Public Affairs media contacts for the Johns Hopkins Bloomberg School of Public Health: Tim Parsons at 410-955-6878 or email@example.com.
Study: 100,000 Excess Civilian Iraqi Deaths Since War
Thu Oct 28, 2:57 PM ET
By Patricia Reaney
LONDON (Reuters) – Tens of thousands of Iraqis have been killed in violence since the U.S.-led invasion last year, American public health experts have calculated in a report that estimates there were 100,000 “excess deaths” in 18 months.
The rise in the death rate was mainly due to violence and much of it was caused by U.S. air strikes on towns and cities.
“Making conservative assumptions, we think that about 100,000 excess deaths, or more have happened since the 2003 invasion of Iraq (news – web sites),” said Les Roberts of the Johns Hopkins Bloomberg School of Public Health in a report published online by The Lancet medical journal.
“The use of air power in areas with lots of civilians appears to be killing a lot of women and children,” Roberts told Reuters.
The report came just days before the U.S. presidential election in which the Iraq war has been a major issue.
Mortality was already high in Iraq before the war because of United Nations (news – web sites) sanctions blocking food and medical imports but the researchers described what they found as shocking.
The new figures are based on surveys done by the researchers in Iraq in September 2004. They compared Iraqi deaths during 14.6 months before the invasion in March 2003 and the 17.8 months after it by conducting household surveys in randomly selected neighborhoods.
Previous estimates based on think tank and media sources put the Iraqi civilian death toll at up to 16,053 and military fatalities as high as 6,370.
By comparison about 849 U.S. military were killed in combat or attacks and another 258 died in accidents or incidents not related to fighting, according to the Pentagon (news – web sites).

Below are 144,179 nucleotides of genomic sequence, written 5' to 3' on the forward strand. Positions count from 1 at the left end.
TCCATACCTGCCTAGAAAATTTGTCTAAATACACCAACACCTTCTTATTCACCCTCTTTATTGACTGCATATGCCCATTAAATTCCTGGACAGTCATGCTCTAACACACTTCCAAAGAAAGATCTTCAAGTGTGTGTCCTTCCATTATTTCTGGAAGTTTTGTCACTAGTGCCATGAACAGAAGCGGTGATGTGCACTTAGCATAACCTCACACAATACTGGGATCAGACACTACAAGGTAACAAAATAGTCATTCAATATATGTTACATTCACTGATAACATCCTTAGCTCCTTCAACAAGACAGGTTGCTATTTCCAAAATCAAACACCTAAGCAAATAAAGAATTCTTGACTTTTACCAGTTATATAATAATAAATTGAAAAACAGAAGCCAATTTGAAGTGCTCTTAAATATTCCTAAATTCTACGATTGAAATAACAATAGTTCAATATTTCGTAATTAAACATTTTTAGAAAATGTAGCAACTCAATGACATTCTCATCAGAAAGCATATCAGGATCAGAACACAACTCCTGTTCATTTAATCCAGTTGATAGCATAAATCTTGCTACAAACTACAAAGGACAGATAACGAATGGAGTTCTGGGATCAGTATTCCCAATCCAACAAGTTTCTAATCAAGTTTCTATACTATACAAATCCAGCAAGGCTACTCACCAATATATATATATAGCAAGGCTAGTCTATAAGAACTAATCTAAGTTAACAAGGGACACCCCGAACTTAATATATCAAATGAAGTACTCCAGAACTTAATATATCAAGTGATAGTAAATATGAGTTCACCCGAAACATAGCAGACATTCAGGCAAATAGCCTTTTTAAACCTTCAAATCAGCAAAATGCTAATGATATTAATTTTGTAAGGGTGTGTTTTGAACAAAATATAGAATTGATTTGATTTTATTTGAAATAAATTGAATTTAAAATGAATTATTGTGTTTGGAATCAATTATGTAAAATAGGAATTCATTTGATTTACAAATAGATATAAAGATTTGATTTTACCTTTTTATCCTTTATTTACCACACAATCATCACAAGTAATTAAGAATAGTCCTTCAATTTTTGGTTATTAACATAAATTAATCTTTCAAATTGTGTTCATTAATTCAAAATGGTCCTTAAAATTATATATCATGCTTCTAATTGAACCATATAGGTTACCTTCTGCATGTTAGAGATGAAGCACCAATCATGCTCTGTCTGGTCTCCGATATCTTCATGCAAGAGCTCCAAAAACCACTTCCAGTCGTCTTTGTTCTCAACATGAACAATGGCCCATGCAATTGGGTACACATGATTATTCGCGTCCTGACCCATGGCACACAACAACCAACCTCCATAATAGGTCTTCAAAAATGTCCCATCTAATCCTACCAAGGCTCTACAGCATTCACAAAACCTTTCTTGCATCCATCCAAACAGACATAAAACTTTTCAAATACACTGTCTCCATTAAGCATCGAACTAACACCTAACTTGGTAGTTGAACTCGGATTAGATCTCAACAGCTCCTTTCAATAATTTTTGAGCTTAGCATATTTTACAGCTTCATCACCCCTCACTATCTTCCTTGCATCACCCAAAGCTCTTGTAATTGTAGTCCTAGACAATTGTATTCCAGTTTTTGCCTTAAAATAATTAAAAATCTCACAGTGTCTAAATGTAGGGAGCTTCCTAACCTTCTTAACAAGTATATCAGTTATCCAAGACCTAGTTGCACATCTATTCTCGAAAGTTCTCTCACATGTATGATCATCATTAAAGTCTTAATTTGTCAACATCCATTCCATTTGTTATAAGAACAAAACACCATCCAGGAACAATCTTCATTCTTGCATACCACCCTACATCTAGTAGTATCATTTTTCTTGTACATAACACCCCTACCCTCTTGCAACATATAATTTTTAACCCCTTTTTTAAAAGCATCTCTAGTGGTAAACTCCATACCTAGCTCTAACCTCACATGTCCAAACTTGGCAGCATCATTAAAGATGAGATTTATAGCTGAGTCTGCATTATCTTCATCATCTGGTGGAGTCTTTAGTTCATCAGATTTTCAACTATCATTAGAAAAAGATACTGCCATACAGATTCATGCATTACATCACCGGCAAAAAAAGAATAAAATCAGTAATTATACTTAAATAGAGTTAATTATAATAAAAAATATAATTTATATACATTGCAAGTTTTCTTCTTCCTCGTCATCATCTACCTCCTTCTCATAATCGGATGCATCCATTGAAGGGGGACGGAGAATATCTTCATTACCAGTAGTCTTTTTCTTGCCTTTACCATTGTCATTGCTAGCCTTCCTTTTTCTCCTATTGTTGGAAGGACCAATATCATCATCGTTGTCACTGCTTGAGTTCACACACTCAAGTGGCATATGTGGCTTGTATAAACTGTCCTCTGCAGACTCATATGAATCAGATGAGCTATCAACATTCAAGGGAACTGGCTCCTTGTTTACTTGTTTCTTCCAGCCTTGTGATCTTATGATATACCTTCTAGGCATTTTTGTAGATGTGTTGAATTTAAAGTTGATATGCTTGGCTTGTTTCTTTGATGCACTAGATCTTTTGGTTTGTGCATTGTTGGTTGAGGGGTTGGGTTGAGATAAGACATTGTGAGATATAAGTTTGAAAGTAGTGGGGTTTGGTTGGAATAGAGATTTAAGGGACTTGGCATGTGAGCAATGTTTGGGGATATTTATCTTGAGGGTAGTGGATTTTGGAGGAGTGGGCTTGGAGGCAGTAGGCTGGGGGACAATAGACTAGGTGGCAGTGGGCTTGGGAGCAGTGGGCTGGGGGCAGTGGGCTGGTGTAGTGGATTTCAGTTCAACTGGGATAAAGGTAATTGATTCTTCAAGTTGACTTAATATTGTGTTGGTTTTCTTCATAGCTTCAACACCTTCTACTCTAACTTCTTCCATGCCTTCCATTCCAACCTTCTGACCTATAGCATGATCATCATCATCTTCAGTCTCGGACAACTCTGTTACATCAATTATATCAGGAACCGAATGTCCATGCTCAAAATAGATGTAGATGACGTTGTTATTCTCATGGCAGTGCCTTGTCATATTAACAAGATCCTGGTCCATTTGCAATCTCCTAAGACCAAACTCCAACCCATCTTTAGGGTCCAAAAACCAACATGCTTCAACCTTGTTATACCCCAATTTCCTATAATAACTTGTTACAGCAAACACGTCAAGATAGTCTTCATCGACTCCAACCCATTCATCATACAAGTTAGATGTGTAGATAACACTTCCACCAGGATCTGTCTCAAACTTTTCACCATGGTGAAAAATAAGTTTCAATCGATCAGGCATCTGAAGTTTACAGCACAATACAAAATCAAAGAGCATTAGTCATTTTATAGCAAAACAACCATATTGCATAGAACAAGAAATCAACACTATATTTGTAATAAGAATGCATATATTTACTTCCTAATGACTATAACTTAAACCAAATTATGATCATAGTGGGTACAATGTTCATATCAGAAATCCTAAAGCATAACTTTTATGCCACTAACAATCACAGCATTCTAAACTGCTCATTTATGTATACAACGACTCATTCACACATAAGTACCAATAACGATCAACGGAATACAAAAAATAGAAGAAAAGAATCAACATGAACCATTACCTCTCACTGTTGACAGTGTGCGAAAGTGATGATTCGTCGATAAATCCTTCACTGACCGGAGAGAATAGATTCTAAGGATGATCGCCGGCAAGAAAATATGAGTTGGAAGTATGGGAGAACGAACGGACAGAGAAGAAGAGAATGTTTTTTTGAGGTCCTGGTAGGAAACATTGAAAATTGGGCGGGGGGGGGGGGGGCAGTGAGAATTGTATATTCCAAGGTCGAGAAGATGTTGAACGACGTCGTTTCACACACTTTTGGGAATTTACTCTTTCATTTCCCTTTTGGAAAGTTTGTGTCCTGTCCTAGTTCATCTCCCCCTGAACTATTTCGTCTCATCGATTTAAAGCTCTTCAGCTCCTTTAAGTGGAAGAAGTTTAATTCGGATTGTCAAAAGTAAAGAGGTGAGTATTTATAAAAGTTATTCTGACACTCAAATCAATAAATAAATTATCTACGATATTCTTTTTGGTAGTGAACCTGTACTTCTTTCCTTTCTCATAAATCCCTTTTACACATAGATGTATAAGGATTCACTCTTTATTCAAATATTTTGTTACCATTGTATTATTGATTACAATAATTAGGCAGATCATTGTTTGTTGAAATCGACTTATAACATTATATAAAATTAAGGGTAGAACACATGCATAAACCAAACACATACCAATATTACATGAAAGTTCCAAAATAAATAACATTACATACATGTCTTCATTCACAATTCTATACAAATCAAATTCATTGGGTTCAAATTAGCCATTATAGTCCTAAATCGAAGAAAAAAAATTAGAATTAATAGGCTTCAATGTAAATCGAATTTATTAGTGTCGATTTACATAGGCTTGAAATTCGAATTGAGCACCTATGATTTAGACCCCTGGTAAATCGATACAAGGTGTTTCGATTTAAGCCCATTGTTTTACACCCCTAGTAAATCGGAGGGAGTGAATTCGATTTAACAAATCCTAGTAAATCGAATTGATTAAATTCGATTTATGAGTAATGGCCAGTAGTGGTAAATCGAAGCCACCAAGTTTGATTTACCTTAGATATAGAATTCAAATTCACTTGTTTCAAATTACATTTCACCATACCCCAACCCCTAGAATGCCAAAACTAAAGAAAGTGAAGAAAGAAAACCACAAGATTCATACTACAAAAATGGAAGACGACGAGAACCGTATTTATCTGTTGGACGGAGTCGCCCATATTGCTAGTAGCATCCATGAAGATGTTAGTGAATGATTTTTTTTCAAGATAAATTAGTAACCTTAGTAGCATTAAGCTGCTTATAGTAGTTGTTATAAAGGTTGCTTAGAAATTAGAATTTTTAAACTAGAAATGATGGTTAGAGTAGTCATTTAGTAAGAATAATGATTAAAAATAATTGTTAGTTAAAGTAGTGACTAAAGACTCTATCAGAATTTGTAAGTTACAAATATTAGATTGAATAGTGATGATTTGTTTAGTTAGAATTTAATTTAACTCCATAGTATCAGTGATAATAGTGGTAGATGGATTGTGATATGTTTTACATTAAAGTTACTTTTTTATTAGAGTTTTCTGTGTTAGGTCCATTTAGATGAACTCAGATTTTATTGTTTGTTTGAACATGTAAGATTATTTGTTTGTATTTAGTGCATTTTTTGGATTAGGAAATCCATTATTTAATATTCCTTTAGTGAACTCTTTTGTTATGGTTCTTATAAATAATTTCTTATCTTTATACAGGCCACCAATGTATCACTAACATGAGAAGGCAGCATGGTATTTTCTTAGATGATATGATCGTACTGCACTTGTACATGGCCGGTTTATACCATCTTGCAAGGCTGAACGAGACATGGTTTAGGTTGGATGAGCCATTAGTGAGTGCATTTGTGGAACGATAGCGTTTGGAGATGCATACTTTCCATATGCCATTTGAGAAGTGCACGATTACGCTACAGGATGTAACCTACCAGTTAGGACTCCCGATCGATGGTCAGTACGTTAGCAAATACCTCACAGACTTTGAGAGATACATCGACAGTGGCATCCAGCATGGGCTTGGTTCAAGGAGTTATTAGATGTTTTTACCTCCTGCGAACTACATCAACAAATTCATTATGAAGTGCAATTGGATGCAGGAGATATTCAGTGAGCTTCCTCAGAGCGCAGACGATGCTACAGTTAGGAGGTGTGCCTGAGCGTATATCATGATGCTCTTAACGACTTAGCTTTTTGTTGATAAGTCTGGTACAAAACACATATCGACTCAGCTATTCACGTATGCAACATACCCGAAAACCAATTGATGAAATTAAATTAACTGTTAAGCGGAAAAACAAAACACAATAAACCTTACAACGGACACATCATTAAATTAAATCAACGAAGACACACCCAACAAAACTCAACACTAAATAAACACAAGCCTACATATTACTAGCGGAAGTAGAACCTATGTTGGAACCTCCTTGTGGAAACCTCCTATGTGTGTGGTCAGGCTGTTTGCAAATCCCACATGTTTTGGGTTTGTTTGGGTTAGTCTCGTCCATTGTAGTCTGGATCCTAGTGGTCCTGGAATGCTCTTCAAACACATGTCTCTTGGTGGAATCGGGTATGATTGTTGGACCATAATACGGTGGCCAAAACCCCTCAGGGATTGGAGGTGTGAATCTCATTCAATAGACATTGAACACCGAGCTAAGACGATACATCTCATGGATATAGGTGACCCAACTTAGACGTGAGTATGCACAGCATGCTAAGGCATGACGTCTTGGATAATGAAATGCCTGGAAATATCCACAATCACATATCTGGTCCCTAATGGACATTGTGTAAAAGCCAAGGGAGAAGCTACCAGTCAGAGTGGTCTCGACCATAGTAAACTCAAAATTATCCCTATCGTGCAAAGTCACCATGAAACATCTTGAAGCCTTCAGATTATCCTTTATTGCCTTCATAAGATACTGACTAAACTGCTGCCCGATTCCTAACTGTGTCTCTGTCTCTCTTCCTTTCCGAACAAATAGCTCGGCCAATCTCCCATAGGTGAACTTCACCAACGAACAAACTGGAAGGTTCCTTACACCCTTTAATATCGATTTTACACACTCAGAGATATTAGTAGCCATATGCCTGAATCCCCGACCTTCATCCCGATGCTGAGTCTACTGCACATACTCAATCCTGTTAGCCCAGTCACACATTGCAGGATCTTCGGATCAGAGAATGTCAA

VERY BAD FOR IRAQI CIVILIANS
The researchers blamed air strikes for many of the deaths.
“What we have evidence of is the use of air power in populated urban areas and the bad consequences of it,” Roberts said.
Gilbert Burnham, who collaborated on the research, said U.S. military action in Iraq was “very bad for Iraqi civilians.”
“We were not expecting the level of deaths from violence that we found in this study and we hope this will lead to some serious discussions of how military and political aims can be achieved in a way that is not so detrimental to civilians populations,” he told Reuters in an interview.
The researchers did 33 cluster surveys of 30 households each, recording the date, circumstances and cause of deaths.
They found that the risk of death from violence in the period after the invasion was 58 times higher than before the war.
Before the war the major causes of death were heart attacks, chronic disorders and accidents. That changed after the war.
Two-thirds of violent deaths in the study were reported in Falluja, the insurgent held city 50 km (32 miles) west of Baghdad which had been repeatedly hit by U.S. air strikes.
“Our results need further verification and should lead to changes to reduce non-combatant deaths from air strikes,” Roberts added in the study.
Richard Horton, editor of The Lancet, said the research which was submitted to the journal earlier this month had been peer-reviewed, edited and fast-tracked for publication because of its importance in the evolving security situation in Iraq.
“But these findings also raise questions for those far removed from Iraq — in the governments of the countries responsible for launching a pre-emptive war,” Horton said in an editorial.